“We all had to stand in line for about 20 minutes because we had to agree to statements regarding our health and COVID, which stunk. Then we were all divided into rooms with no more than 9 kids at a time. Nothing too crazy but it was definitely different!”
“The testing center was very disorganized, and we had to wait for over an hour to even go to the testing room. They made us wear masks throughout the exam which was a little annoying.”
These actual statements from actual students who took the actual SAT on August 29 should be taken as both precautionary warnings and signs of hope.
What is the warning? The test makers and site supervisors are committed to enforcing health and safety measures for SAT and ACT administrations. Expect the following on test day:
— All students and staff must wear masks or protective face coverings during testing.
— Students must be seated at least six feet apart during testing.
— Students must confirm a series of safety screening statements prior to entering the test center or room.
If you’re planning to take the SAT or ACT this fall, you should not only have a comfortable mask packed for your test, but you should also practice with that mask, preferably full four-hour exams under simulated test conditions.
Where is the hope? A lot of students, parents, and educators feared this day would never come. When College Board announced way back in April that no SAT would be offered until August, the announcement felt premature, especially in light of ACT’s commitment to June and July administrations. But the rolling waves of both proactive and last-minute cancellations at one test center after another that plagued those summer tests hardly abated going into the end of August. I personally know families that have seen their teens’ testing plans frustrated over and over. Other families have committed to road trips of hundreds of miles just to find an open test center… only to find the school closed the morning of the SAT or ACT. It’s fair to say that signing up for a college entrance exam these days is practically as stressful and challenging as taking one!
Yet, despite of all the fear, anxiety, and outcry, tens (if not hundreds) of thousands of high schoolers did take the SAT this past weekend. Hundreds of thousands more will take the tests over the next two months. When someone tells you, “I heard all testing is cancelled this fall,” consider my friend and colleague Brian Eufinger‘s concise reply:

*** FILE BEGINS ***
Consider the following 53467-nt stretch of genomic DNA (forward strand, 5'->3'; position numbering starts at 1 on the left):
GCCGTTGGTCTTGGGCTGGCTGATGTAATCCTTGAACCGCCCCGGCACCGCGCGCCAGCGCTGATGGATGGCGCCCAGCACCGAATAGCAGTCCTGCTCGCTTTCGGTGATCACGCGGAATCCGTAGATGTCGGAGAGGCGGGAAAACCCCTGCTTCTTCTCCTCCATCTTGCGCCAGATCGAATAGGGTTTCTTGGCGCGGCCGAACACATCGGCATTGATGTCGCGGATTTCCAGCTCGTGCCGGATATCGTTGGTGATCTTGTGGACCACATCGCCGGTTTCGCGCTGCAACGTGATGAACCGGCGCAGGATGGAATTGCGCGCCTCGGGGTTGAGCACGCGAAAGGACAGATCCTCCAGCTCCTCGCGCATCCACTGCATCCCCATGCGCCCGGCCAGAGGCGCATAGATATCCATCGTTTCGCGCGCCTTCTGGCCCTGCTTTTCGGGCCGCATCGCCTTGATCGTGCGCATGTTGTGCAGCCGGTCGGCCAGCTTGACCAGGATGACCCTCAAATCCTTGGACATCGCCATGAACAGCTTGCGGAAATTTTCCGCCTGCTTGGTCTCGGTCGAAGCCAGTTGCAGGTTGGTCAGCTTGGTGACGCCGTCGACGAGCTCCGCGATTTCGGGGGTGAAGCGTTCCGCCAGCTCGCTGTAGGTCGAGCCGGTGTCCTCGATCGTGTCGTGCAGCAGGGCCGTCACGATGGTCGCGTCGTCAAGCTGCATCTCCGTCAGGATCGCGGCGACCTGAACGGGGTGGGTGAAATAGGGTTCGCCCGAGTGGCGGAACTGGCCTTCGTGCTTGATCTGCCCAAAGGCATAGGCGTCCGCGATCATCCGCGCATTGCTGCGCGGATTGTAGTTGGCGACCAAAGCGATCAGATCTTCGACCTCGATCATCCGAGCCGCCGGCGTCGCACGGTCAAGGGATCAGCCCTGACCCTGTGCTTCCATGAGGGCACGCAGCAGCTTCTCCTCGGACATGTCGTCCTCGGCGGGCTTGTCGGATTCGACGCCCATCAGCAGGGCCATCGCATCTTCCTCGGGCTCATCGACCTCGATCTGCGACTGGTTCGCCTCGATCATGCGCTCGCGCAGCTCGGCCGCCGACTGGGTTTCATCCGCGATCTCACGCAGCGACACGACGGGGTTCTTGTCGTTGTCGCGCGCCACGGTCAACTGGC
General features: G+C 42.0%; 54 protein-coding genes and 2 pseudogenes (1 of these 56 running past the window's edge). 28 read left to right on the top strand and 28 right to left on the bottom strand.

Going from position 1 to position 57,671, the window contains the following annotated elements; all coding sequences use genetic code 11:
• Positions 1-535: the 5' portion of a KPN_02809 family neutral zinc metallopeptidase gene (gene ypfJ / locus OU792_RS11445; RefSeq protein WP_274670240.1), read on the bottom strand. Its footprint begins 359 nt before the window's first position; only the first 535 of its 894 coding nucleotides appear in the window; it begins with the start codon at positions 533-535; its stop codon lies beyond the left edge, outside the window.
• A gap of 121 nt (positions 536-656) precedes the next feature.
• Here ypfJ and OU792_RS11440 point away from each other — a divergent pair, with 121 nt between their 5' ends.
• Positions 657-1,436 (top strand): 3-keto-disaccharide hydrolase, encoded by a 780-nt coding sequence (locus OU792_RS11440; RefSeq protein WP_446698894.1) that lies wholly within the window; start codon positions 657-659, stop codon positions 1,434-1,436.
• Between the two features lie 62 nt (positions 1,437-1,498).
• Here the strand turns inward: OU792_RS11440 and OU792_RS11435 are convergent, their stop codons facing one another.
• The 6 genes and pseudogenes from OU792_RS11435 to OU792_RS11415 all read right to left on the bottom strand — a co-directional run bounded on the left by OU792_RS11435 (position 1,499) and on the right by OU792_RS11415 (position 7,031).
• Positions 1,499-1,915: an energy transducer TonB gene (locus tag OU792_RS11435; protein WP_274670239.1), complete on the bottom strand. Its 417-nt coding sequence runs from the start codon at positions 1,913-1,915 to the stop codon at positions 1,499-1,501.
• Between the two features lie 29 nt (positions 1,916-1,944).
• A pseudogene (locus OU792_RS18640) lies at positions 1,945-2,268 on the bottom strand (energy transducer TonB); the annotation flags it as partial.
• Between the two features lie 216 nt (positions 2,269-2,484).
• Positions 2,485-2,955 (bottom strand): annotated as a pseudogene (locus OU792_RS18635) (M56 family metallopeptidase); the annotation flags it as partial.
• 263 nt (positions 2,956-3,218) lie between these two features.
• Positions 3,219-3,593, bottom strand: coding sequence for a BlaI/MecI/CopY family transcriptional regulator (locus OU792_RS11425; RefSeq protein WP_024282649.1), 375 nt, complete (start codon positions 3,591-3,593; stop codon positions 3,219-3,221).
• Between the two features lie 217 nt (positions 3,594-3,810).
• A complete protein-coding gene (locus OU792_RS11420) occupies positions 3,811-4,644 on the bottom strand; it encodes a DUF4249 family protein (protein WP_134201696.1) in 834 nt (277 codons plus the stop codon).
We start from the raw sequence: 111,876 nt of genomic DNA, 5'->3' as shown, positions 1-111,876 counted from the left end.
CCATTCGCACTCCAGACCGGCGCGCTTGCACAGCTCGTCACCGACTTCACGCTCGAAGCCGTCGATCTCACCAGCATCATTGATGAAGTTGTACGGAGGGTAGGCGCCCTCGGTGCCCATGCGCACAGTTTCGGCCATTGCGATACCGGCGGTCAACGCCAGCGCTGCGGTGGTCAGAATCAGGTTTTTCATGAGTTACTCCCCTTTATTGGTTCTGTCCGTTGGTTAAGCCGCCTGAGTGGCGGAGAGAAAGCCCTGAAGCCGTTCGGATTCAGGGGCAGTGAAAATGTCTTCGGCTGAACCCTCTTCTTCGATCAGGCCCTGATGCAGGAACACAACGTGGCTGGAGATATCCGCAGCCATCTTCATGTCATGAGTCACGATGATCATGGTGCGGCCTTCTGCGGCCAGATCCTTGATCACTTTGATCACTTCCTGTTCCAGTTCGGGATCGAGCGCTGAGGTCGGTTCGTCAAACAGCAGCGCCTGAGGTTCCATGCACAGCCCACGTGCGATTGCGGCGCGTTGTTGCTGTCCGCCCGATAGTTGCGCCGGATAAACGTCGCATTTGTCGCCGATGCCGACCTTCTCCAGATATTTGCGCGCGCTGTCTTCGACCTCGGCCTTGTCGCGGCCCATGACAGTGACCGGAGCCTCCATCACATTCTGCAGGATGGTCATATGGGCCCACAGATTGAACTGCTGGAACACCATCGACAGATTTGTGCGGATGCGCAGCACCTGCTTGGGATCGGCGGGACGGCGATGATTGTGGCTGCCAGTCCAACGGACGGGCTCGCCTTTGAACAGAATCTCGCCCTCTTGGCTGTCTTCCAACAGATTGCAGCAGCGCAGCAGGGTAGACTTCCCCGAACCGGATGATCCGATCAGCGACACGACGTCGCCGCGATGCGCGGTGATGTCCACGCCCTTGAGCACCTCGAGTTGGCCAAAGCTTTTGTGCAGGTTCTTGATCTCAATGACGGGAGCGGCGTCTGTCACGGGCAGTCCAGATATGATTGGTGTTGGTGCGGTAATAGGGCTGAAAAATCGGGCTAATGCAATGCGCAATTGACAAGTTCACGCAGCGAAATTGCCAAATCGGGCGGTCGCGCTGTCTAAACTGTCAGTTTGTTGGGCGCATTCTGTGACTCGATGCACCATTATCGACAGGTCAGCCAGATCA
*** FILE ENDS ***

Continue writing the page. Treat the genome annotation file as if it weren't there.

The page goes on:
“We have the August SAT, and then 12 days later Sept ACT and then 1 day later ACT and then 6 days later ACT and makeup SAT and then 4 days later School Day SAT and then 3 days later SAT and then 7 days later SAT and then 3 days later School Day ACT and then 7 days later ACT and then 4 days later PSAT and School Day SAT and then 7 days later ACT and then 7 days later ACT and then 1 day later ACT.”
That doesn’t even include Sunday and unlisted testing. Suffice to say, testing opportunities abound for high school seniors and juniors this fall.
Obviously, nothing about navigating the current environment is easy. Thanks to confluence of unfortunate circumstances, finding and registering at an open test center is tougher than usual. Learning about site cancellations is tougher than usual. Even signing in and taking the SAT or ACT is tougher than usual… as if the tests weren’t already tough enough. But the extra effort will absolutely make a difference for students seeking admissions at competitive colleges and universities. No matter how many schools say they are test optional, excellent scores always help hard working students stand out.
So let’s make the most of this fall. Great outcomes on test day have always depended on commitment, tenacity, and, very often, expert help. Even under adverse circumstances, working together, you (or your teen or your student) can find, register for, prepare for, and ace an SAT or ACT this fall!